J Mascis with Opener Luluc - 11/28/18Wednesday, November 28 2018 6:00pm Doors / 8:00pm Start / Ends 10:30pm (Estimated End Time)
J Mascis with Opener Luluc - 11/28/18
at City Winery Nashville
- 10:30pm (Estimated End Time)
Best known as the frontman of the influential indie rock trio Dinosaur Jr., J Mascis has also been a solo artist, producer, and film composer. Getting his start as a founding member of the hardcore band Deep Wound, Dinosaur Jr. was founded in 1984 and the group emerged among the most highly regarded in alternative rock. By reintroducing volume and attack in his songs Mascis shed the strict limitations of early 1980's hardcore, becoming an influence on the burgeoning grunge movement. Mascis' body of work continues to inspire a generation of guitar players and songwriters today.
In 1991, Dinosaur Jr. disbanded and Mascis released More Light, his first recording under the moniker J Mascis + The Fog. Members and collaborators of the Fog have included Mike Watt (Minutemen / fIREHOSE), Ron Asheton (the Stooges), Robert Pollard (Guided By Voices), Kevin Shields (My Bloody Valentine) Dave Schools (Hard Working Americans / Widespread Panic) and Kyle Spence (Harvey Milk). Aside from his work with The Fog, Mascis finds himself behind the drums in the band Witch, and most recently playing guitar with garage rockers Sweet Apple. He is also known to perform solo acoustic proving that there are truly no limitations to his abilities. Fans of Mascis' huge guitar wails will not be disappointed by his intimate acoustic performances as he always brings in plenty of pedals to pepper these performances with the sonically enhanced solos he's best known for.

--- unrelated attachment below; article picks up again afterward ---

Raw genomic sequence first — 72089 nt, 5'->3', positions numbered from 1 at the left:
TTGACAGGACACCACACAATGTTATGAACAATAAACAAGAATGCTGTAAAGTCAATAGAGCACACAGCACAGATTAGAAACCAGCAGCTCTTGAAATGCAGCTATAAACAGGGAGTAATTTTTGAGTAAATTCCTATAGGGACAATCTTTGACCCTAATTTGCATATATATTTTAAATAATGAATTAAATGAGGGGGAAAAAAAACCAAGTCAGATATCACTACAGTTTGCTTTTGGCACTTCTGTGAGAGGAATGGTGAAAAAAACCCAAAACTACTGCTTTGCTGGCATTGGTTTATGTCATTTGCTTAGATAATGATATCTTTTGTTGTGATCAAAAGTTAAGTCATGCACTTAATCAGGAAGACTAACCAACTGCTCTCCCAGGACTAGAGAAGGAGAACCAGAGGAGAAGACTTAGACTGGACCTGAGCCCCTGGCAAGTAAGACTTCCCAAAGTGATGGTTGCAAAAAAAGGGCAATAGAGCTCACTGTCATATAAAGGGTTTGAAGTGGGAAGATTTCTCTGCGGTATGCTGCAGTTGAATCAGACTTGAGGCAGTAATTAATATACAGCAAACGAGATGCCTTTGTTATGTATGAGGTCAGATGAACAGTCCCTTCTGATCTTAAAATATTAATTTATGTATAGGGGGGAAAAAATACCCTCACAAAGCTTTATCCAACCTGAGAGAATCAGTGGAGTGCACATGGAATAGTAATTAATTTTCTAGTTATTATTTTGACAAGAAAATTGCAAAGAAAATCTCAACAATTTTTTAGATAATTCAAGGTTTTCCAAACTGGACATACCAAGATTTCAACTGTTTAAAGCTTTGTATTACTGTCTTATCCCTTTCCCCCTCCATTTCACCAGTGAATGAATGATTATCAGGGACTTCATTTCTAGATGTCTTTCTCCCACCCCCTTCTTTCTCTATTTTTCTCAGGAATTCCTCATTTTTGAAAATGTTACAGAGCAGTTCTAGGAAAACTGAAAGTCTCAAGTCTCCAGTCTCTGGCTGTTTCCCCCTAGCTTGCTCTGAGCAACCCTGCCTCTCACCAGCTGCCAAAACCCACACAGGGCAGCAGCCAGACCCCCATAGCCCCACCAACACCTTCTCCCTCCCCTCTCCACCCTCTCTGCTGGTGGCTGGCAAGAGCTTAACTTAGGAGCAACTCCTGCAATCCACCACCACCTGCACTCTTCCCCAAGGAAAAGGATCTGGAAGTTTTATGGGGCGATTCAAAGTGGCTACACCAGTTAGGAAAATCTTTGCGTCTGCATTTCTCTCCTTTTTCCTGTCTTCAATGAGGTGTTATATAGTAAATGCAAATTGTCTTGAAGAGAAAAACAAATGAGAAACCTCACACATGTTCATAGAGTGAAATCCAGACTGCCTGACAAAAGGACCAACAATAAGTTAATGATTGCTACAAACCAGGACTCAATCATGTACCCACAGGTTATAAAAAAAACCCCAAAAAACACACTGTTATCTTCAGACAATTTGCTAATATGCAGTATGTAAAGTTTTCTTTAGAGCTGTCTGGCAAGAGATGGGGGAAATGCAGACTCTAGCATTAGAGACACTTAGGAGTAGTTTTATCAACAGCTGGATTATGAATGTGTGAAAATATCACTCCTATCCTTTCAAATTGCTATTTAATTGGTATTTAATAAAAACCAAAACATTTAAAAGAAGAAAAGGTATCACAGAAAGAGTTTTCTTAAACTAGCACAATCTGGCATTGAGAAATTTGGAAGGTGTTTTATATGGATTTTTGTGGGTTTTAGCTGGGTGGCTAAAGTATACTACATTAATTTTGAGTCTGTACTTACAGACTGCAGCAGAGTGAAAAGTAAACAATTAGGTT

In addition to his own work Mascis has been heavily involved behind the scenes appearing on, producing, and mixing records for a string of highly regarded acts like: fIREHOSE, Tad, Buffalo Tom, Beachwood Sparks, Del Tha Funkee Homosapien, The Breeders and many others. J Mascis has also composed music for film and has occasionally appeared in films such as Alison Anders acclaimed Gas, Food and Lodging.
When the original line up of Mascis, Lou Barlow on bass and drummer Murph re-formed in 2005 for select live dates it was apparent that the years apart had not eroded any of their vitality. Restoring the sound established by the opening hat-trick gambit of Dinosaur, You're Living All Over Me, and Bug, 2007's Beyond continued the band's march into rock greatness by making old ears smile and new ears bleed afresh. The original lineup has now released four studio albums since their reunion, most recently 2016’s “Give a Glimpse of What Yer Not” on Jagjaguwar Records. Mascis’ third solo studio album, "Elastic Days," is out November 9th on Sub Pop.
We spray our hair into submission, upright to attention. Marching to no orders, imagination has no borders. Well lucky that.'
"Me and Jasper," from Luluc's third album Sculptor, is a confident challenge to small-town insularity, lilting yet vigilant, and championed by a defiant guitar solo from the band's friend J Mascis. It's a reflection on a common pitfall of adolescence; limitless possibility battling constant obstruction. "My own experiences as a teen were often fraught" says songwriter and vocalist Zoe Randell. "The small town I grew up in provided a great study in gossip, scandal, character assignation and the willingness of people to go along with it." It's a song about fighting for agency on an album that is in many ways about volition and potential; how people can navigate difficulties and opportunities to create different paths.